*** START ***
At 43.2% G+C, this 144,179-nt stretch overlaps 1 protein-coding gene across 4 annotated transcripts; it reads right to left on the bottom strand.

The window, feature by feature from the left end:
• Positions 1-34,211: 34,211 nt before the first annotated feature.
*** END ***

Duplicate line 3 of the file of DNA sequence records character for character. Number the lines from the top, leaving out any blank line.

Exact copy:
• Positions 1-34,211: 34,211 nt before the first annotated feature.